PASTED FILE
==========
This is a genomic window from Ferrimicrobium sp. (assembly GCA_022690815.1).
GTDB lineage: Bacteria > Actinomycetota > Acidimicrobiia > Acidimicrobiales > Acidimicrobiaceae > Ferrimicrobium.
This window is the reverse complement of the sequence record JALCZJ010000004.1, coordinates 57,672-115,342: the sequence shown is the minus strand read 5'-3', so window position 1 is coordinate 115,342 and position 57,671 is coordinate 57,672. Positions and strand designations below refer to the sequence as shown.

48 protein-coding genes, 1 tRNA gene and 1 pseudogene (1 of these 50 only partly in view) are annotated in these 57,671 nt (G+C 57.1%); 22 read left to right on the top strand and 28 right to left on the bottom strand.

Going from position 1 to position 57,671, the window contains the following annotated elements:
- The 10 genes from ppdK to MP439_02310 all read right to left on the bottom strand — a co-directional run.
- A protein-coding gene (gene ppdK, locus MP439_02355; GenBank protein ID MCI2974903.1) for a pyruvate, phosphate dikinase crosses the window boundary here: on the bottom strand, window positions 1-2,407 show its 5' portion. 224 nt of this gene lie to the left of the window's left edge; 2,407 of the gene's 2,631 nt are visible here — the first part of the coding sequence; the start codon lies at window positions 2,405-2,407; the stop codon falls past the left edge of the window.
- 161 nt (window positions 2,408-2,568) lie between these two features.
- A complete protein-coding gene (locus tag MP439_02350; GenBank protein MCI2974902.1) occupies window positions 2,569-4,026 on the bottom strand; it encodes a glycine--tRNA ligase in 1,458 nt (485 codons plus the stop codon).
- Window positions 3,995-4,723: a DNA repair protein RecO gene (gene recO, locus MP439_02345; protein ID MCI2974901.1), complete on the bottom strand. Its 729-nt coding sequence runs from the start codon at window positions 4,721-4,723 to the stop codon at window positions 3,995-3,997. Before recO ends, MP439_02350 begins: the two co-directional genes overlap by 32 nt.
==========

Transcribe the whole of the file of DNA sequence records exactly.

This is a genomic window from Ferrimicrobium sp. (assembly GCA_022690815.1).
GTDB lineage: Bacteria > Actinomycetota > Acidimicrobiia > Acidimicrobiales > Acidimicrobiaceae > Ferrimicrobium.
This window is the reverse complement of the sequence record JALCZJ010000004.1, coordinates 57,672-115,342: the sequence shown is the minus strand read 5'-3', so window position 1 is coordinate 115,342 and position 57,671 is coordinate 57,672. Positions and strand designations below refer to the sequence as shown.

48 protein-coding genes, 1 tRNA gene and 1 pseudogene (1 of these 50 only partly in view) are annotated in these 57,671 nt (G+C 57.1%); 22 read left to right on the top strand and 28 right to left on the bottom strand.

Going from position 1 to position 57,671, the window contains the following annotated elements:
- The 10 genes from ppdK to MP439_02310 all read right to left on the bottom strand — a co-directional run.
- A protein-coding gene (gene ppdK, locus MP439_02355; GenBank protein ID MCI2974903.1) for a pyruvate, phosphate dikinase crosses the window boundary here: on the bottom strand, window positions 1-2,407 show its 5' portion. 224 nt of this gene lie to the left of the window's left edge; 2,407 of the gene's 2,631 nt are visible here — the first part of the coding sequence; the start codon lies at window positions 2,405-2,407; the stop codon falls past the left edge of the window.
- 161 nt (window positions 2,408-2,568) lie between these two features.
- A complete protein-coding gene (locus tag MP439_02350; GenBank protein MCI2974902.1) occupies window positions 2,569-4,026 on the bottom strand; it encodes a glycine--tRNA ligase in 1,458 nt (485 codons plus the stop codon).
- Window positions 3,995-4,723: a DNA repair protein RecO gene (gene recO, locus MP439_02345; protein ID MCI2974901.1), complete on the bottom strand. Its 729-nt coding sequence runs from the start codon at window positions 4,721-4,723 to the stop codon at window positions 3,995-3,997. Before recO ends, MP439_02350 begins: the two co-directional genes overlap by 32 nt.